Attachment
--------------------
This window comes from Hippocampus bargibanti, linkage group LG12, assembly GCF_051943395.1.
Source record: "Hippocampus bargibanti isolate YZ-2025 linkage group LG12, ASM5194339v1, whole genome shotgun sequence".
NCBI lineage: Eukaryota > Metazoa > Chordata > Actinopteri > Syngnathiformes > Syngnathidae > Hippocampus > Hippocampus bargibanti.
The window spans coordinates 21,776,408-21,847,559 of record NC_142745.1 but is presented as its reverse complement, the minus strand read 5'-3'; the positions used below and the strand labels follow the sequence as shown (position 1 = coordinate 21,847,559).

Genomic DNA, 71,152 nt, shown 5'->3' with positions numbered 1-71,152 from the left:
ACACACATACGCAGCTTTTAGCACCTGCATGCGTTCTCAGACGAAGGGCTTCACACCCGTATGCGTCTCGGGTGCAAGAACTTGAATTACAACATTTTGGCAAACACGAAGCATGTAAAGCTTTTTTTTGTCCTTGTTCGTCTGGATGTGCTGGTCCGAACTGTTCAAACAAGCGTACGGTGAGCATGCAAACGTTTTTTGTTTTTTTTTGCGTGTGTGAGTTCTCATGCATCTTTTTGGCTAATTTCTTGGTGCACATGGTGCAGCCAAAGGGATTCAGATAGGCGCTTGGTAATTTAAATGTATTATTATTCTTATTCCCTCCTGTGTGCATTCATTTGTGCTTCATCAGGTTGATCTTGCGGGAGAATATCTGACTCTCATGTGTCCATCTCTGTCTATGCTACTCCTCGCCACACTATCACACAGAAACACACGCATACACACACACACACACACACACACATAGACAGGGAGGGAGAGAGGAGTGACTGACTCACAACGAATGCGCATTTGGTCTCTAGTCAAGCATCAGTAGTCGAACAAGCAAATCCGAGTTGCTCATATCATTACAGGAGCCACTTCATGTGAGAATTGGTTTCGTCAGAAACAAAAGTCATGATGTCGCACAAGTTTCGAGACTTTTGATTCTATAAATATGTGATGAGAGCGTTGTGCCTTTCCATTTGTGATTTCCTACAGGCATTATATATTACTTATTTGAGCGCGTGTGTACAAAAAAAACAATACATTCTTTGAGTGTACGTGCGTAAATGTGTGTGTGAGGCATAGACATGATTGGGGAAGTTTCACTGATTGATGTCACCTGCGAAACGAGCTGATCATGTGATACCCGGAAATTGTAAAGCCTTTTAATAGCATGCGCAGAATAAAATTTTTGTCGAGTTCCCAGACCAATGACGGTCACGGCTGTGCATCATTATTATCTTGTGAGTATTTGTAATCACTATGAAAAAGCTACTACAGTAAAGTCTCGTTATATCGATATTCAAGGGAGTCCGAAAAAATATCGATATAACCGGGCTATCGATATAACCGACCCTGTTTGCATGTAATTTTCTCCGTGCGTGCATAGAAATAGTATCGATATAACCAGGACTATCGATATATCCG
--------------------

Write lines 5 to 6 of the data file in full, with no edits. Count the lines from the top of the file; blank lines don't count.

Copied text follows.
Genomic DNA, 71,152 nt, shown 5'->3' with positions numbered 1-71,152 from the left:
ACACACATACGCAGCTTTTAGCACCTGCATGCGTTCTCAGACGAAGGGCTTCACACCCGTATGCGTCTCGGGTGCAAGAACTTGAATTACAACATTTTGGCAAACACGAAGCATGTAAAGCTTTTTTTTGTCCTTGTTCGTCTGGATGTGCTGGTCCGAACTGTTCAAACAAGCGTACGGTGAGCATGCAAACGTTTTTTGTTTTTTTTTGCGTGTGTGAGTTCTCATGCATCTTTTTGGCTAATTTCTTGGTGCACATGGTGCAGCCAAAGGGATTCAGATAGGCGCTTGGTAATTTAAATGTATTATTATTCTTATTCCCTCCTGTGTGCATTCATTTGTGCTTCATCAGGTTGATCTTGCGGGAGAATATCTGACTCTCATGTGTCCATCTCTGTCTATGCTACTCCTCGCCACACTATCACACAGAAACACACGCATACACACACACACACACACACACACATAGACAGGGAGGGAGAGAGGAGTGACTGACTCACAACGAATGCGCATTTGGTCTCTAGTCAAGCATCAGTAGTCGAACAAGCAAATCCGAGTTGCTCATATCATTACAGGAGCCACTTCATGTGAGAATTGGTTTCGTCAGAAACAAAAGTCATGATGTCGCACAAGTTTCGAGACTTTTGATTCTATAAATATGTGATGAGAGCGTTGTGCCTTTCCATTTGTGATTTCCTACAGGCATTATATATTACTTATTTGAGCGCGTGTGTACAAAAAAAACAATACATTCTTTGAGTGTACGTGCGTAAATGTGTGTGTGAGGCATAGACATGATTGGGGAAGTTTCACTGATTGATGTCACCTGCGAAACGAGCTGATCATGTGATACCCGGAAATTGTAAAGCCTTTTAATAGCATGCGCAGAATAAAATTTTTGTCGAGTTCCCAGACCAATGACGGTCACGGCTGTGCATCATTATTATCTTGTGAGTATTTGTAATCACTATGAAAAAGCTACTACAGTAAAGTCTCGTTATATCGATATTCAAGGGAGTCCGAAAAAATATCGATATAACCGGGCTATCGATATAACCGACCCTGTTTGCATGTAATTTTCTCCGTGCGTGCATAGAAATAGTATCGATATAACCAGGACTATCGATATATCCG